Have you ever noticed how easy it can be to overlook small problems in everyday life? Some things start off as imperceptible but slowly intensify over time, and just like the apocryphal frog in boiling water, we acclimate. In pathological cases, we don’t recognize what’s happening until the issue has grown way out of hand.

This might have you thinking of a squeaky door or some unkempt bushes, but today, I’m talking about software.

Test262 is the official conformance test suite for the JavaScript programming language, and Bocoup’s been maintaining it for six years, now. We give it our all during day-to-day maintenance, but we can’t help but wonder if our routine has blinded us to more insidious problems.

That’s why a little over a year ago, I took a week to turn the project on its head–to hopefully kind of see it for the first time. It was a great learning experience, which means (of course) it was nothing like I expected.

Down on the upside

To understand how we changed our perspective, you’ll have to learn a bit about how Test262 tests are normally interpreted.

Most of the tests are valid within JavaScript’s strict mode and without it. Implementers are expected to run those tests twice, once with strict mode enabled and once with strict mode disabled. We informally refer to these related executions as “scenarios.”

There are plenty of tests that are only relevant with strict mode disabled, and still others that only make sense with strict mode enabled. We annotate those tests with special metadata (noStrict and onlyStrict, respectively) so implementers know to only run them once.

Presumably, doing the opposite (e.g. running a test labeled noStrict in strict mode) would result in a failure. We’ve never told anyone to do that, though, so I got to wondering what would actually happen. Maybe we’d find that tests were using the metadata incorrectly. Or maybe we’d find new bugs in the implementations. Or maybe we’d find that everything was perfect and nothing needed changing. But I doubted it.

With over 72,000 tests in total, the only feasible way to do large-scale analysis was to actually execute the tests in a real JavaScript engine. We were hard-pressed to choose just one, though, since none of our options passed all of the tests. That’s why we studied the behavior of three different engines: SpiderMonkey (which powers Firefox), V8 (which powers Chrome and Node.js), and JavaScriptCore (which powers Safari).

Mostly, we found test bugs, but we also found opportunities to improve the testing infrastructure. Even more surprising: we discovered gaps in the test suite’s coverage of the specification.

Test bug: unnecessary flags

The most common test bug was superfluous use of the flags. In many cases, tests declared noStrict or onlyStrict when the behavior under test was actually expected in both modes. For example, check out this test for the global object:

// Copyright (c) 2012 Ecma International.  All rights reserved.
// This code is governed by the BSD license found in the LICENSE file.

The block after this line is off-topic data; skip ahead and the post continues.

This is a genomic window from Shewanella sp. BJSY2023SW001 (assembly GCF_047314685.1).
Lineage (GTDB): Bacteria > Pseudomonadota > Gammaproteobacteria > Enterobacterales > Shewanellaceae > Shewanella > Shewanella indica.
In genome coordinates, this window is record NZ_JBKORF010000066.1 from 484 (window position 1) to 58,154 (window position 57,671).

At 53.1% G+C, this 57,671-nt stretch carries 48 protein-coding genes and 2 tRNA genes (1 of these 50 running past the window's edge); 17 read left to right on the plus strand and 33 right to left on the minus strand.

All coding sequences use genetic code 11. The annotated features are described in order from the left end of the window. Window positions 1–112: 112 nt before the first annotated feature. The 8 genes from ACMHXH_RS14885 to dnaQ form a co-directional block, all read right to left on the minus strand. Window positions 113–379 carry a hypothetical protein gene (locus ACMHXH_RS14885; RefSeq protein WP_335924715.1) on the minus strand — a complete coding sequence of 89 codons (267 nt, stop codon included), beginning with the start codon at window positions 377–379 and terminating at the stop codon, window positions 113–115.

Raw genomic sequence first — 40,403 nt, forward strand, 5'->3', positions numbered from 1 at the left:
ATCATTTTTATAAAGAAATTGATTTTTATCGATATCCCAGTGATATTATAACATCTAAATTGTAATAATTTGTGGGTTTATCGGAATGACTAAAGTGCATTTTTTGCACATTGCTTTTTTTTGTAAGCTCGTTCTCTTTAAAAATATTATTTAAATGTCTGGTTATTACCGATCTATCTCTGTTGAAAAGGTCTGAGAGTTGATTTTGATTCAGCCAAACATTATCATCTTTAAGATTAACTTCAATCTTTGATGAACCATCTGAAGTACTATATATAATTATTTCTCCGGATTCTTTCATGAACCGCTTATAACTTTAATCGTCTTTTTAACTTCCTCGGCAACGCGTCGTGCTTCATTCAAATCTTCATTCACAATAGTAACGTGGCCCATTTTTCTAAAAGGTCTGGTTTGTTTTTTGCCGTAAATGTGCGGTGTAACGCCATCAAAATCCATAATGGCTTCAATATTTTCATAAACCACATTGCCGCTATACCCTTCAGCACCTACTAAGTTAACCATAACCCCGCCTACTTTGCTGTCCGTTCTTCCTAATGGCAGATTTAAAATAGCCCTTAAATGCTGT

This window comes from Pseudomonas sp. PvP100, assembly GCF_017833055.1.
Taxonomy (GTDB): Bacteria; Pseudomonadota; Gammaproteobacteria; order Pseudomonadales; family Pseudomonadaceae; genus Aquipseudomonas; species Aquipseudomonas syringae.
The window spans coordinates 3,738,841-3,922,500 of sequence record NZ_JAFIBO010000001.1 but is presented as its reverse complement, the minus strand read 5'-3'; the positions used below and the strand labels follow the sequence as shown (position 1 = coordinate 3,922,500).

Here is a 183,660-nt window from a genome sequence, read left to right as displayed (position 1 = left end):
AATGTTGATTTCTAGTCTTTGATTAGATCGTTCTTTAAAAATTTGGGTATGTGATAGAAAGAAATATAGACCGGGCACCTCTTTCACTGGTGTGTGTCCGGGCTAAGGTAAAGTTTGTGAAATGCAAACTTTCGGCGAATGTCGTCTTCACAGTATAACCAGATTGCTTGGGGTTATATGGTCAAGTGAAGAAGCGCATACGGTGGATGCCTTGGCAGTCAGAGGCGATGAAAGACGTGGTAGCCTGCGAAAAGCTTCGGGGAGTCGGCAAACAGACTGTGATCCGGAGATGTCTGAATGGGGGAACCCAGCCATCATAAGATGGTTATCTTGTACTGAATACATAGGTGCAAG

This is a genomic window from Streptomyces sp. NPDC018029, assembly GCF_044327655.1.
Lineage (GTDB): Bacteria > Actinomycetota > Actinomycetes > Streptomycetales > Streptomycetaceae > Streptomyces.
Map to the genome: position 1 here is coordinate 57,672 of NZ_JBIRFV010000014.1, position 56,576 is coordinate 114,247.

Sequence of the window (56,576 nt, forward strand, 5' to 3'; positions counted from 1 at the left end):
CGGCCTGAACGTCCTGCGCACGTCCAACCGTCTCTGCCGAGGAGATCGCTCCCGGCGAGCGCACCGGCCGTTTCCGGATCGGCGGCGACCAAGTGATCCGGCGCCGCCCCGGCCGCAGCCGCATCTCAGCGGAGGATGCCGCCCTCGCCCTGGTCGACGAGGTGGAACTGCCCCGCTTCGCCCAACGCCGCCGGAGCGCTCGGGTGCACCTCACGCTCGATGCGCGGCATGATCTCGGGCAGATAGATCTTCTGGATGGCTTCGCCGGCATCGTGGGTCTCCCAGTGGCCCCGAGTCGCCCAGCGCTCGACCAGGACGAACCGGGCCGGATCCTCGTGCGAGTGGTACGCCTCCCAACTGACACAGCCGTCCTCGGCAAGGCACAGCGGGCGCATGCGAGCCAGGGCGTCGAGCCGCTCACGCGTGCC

description: >
    Strict Mode - TypeError is not thrown when changing the value of
    the Constructor Properties of the Global Object under strict mode
flags: [onlyStrict]

var objBak = Object;

try {
  Object = 12;
} finally {
  Object = objBak;

This test explicitly concerns strict mode, but the semantics are the same even when strict mode isn’t enabled. We removed the onlyStrict flag so consumers would run the test in both scenarios.

Test bug: unintended syntax errors

We also found a handful of tests that had unintended syntax errors. The tricky part was, they were supposed to include invalid syntax. It was only by intentionally misinterpreting these tests that we discovered the gotcha: they were failing to parse for the wrong reason. Here’s an example:

description: >
  It is a Syntax Error if LeftHandSideExpression is neither an ObjectLiteral
  nor an ArrayLiteral and IsValidSimpleAssignmentTarget(LeftHandSideExpression)
  is false. (for-await-of statement in an async function declaration)
esid: sec-for-in-and-for-of-statements-runtime-semantics-labelledevaluation
features: [destructuring-binding, async-iteration]
flags: [generated, onlyStrict, async]
  phase: parse
  type: SyntaxError

async function fn() {
  for await ([arguments] of [[]])

This test is intended to fail in strict mode because it assigns to arguments, and that’s a no-no. However, that’s not the only syntactic infraction (there’s a free band name for you). Can you spot the other?

We won’t blame you if you can’t; we missed it the first time around, after all. Following that nest of brackets and parenthesis, there ought to be a statement of some kind, but there’s nothing. That’s also a no-no. Engines that correctly reported a syntax error were just as likely to be complaining about the for loop as the arguments assignment. We corrected the tests by inserting an empty block.

A syntax error is a syntax error, right? What difference does it make how it’s produced? As it happens, JavaScriptCore was only passing that particular test because of the unintentional syntax error. The engine parsed the corrected file without producing an error, so our fix uncovered a failure!

We love discovering bugs here at Bocoup. It’s an important step in our mission to improve interoperability on the web. I pictured myself filing a report in the WebKit bug tracker and, following a hazy sequence of escalations, being paraded around Infinite Loop on Tim Cook’s shoulders.

…but I’ll have to dream on–Test262 already had a more generic test case for that behavior, so there was nothing new to report to the JavaScriptCore maintainers. It’s too bad that Test262 is so darned thorough.

Test bug: overly minimal

We generally prefer that each individual test verifies a single “behavior.” A test can only fail once, so in order to give implementers a clearer picture of their bugs, we avoid asserting too many details at the same time.